If you’re of the sentiment, as John Buchan was, that fishing is “a perpetual series of occasions for hope,” I’d highly recommend trying to finding birds out here:
You will walk farther than you think, and look back to see that you’ve put precious little landscape between you and where you started. You’ll find yourself putting up the same bird repeatedly as you make your way across the field, always flushing just out of range, or, not coincidentally, taking wing just as you’re distracted by a bull moose the size of a small mastodon on the far ridge. You’ll invariably find yourself making your way back to the truck against the wind, no matter which direction it was blowing when you started; the dense grass grabbing at your boots and slowing your progress. I can only compare it to wading upstream against a stiff current. For miles.
You’ll lose your dog and curse him with a level of creativity you never knew you possessed, only to crest a rise and find him locked down on a covey, doing exactly what he should be with exemplary style, and you’ll turn the stream of invective deservedly on yourself. After picking up one downed bird and stuffing it in your vest as the others continue over the horizon, you’ll offer part of your meatloaf sandwich and it dawns on you that he will never, ever hold any of your shortcomings against you; that he will continue tolerating hunting with you until you undoubtedly tire before he does.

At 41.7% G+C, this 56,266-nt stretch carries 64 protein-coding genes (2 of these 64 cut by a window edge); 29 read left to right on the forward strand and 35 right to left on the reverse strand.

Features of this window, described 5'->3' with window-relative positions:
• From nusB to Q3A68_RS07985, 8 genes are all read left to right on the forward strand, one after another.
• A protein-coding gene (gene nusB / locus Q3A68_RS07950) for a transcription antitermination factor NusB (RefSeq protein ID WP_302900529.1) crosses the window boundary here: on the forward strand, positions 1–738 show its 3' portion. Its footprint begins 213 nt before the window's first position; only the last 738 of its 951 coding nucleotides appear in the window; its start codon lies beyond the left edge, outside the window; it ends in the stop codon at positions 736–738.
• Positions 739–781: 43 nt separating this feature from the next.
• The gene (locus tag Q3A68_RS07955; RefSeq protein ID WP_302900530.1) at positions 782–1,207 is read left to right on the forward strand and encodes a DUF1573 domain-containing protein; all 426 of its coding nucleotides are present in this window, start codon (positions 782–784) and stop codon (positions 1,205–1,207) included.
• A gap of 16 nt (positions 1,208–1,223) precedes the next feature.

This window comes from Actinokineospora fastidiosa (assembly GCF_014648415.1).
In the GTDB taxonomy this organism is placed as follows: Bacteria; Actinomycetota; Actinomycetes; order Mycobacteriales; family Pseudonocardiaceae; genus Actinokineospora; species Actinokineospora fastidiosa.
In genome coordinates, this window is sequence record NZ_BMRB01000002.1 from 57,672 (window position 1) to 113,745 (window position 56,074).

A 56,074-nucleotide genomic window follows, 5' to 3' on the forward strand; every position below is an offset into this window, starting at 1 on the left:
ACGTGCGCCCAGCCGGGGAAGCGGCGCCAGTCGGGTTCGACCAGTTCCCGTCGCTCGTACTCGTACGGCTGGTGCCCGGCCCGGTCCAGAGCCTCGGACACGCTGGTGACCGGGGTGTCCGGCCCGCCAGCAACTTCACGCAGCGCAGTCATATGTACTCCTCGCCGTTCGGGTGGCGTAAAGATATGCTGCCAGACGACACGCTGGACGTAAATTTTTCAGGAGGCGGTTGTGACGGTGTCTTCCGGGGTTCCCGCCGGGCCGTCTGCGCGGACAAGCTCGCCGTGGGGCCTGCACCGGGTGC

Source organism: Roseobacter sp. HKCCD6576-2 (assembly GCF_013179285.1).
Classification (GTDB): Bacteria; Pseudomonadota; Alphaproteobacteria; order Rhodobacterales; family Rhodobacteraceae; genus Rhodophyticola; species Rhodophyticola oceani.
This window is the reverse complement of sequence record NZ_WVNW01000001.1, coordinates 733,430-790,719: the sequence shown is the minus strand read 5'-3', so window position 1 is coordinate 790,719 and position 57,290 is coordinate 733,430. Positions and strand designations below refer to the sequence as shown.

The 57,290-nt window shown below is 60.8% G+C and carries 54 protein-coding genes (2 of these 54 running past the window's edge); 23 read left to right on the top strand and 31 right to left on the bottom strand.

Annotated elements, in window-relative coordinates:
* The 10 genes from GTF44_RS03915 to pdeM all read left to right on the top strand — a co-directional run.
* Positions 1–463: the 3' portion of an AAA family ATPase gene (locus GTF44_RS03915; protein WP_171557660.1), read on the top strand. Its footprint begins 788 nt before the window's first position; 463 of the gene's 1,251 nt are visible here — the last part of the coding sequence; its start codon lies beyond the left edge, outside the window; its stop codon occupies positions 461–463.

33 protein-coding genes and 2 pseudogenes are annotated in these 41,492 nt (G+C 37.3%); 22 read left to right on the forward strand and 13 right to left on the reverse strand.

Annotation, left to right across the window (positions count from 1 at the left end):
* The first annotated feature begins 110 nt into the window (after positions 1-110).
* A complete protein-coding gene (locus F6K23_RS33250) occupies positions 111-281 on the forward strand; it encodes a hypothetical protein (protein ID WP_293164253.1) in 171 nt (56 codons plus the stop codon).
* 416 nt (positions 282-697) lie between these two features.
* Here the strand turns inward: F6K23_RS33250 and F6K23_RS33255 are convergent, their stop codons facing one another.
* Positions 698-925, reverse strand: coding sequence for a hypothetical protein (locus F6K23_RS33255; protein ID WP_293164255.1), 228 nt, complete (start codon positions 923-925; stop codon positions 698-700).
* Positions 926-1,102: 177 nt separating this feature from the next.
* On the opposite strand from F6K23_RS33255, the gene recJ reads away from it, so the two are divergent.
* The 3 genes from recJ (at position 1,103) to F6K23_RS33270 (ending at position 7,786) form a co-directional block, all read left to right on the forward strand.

This may indeed be another one of those pursuits that is an endless series of occasions for hope. But then again, it was that wry wit Ben Franklin that said, “He that lives on hope will die fasting.” So no matter how boundless your optimism may be, don’t bother venturing into this country, in pursuit of sharptails, without one of these:
And by all means, trust him.